September 2017
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Findings Friday: people empathize w unknown-race strangers, but not w known-other-race strangers


icon: "Ma'at (a photo of one side of a brass balance scale, with a feather inside the bowl. The background is sky blue. On the bottom of the image, below the photo, is the word "Ma'at")"

Avenanti, Sirigu and Aglioti (2010) tested white and black people on their empathy for same-race, other-race, and unknown-race people using TMS (transcranial magnetic stimulation: a way to measure emotions at a subconscious level), SCR (skin conductance response) and heart rate to measure their affective empathy (automatic emotional response) and a questionnaire to measure their cognitive empathy (ability to relate in a logical, thinking way).

The researchers had black and white people watch scenarios of hands being penetrated by a needle or touched by a cotton swab -- white hands, black hands, and hands painted violet to give no apparent race. The people all tended to react more strongly to their own racial group than to another. Despite the fact that they saw the violet hand as the most strange (this was measured to be sure), they reacted with empathy for violet hands yet not for other-race (though the violet hand was actually other-race for each group)!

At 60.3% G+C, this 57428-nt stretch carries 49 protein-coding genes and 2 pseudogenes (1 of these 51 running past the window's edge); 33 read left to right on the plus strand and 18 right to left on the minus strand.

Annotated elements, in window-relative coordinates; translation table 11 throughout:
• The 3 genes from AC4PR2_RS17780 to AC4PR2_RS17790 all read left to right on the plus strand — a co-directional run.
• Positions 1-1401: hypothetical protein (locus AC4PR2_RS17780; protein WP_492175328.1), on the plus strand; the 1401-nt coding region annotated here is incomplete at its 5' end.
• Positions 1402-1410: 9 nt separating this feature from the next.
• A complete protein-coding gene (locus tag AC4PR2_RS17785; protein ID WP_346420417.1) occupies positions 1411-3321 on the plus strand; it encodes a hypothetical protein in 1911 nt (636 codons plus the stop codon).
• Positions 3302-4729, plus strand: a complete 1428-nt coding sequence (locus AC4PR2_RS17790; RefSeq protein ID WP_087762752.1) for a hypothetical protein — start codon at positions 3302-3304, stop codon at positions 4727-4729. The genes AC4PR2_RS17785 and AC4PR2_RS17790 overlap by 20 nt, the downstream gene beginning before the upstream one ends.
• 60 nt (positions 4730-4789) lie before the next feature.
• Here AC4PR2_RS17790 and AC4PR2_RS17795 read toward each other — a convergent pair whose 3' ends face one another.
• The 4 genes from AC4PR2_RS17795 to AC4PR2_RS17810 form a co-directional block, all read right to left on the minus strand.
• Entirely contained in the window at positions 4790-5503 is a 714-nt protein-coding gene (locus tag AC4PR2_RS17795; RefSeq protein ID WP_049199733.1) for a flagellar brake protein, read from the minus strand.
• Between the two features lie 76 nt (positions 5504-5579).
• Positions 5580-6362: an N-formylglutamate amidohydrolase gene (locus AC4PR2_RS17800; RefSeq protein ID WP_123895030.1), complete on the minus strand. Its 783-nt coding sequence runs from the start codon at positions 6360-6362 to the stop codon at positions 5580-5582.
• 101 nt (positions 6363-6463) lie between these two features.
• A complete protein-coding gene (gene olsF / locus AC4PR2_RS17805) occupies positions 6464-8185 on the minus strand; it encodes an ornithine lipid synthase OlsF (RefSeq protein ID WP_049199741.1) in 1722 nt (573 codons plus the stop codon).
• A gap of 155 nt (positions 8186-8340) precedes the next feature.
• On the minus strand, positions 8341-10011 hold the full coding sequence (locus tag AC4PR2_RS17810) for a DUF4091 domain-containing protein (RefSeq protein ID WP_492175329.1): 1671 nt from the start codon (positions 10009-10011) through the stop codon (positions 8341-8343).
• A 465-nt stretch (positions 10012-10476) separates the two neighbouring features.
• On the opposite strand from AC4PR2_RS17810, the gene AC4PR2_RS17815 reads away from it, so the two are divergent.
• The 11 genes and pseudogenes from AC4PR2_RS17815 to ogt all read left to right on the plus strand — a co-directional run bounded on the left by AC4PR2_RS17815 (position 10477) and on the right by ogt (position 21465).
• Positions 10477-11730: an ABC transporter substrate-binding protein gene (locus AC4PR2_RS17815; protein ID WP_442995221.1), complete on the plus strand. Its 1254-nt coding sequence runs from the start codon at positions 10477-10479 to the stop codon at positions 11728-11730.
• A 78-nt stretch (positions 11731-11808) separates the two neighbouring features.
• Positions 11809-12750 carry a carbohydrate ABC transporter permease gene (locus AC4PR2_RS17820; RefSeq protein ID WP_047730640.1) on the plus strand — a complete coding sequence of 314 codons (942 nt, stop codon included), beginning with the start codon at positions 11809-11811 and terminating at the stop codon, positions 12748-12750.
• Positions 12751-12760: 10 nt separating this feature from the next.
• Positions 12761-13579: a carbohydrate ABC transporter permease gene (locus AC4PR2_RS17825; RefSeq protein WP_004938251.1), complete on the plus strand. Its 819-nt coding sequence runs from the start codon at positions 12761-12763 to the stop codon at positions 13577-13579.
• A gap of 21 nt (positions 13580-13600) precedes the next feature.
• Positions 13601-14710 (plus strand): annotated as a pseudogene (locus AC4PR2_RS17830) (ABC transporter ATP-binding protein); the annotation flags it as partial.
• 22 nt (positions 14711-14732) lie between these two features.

Given no racial information, people are not AS empathetic as they are for their own race, but they are more empathetic than when race is apparent. This implies that the dysempathy people feel towards those not of their own race is a learned behavior, not 'natural.'

I am critical of the assumption that this bias is purely ingroup/outgroup, as the sample is composed of white native Italians and black immigrant Africans who live in Italy. As such, it doesn't solely measure race, but also national identity. Other studies have shown that minorities tend to have empathy for majorities across racial lines (I'll get to those). Gender is not mentioned, and may also have effect, as there is significant gender difference in the empathy of adults.

[reference]Avenanti, A., Sirigu, A., & Aglioti, S. M. (2010). Racial Bias Reduces Empathic Sensorimotor Resonance with Other-Race Pain. Current Biology, 20(11), 1018-1022. doi:10.1016/j.cub.2010.03.071


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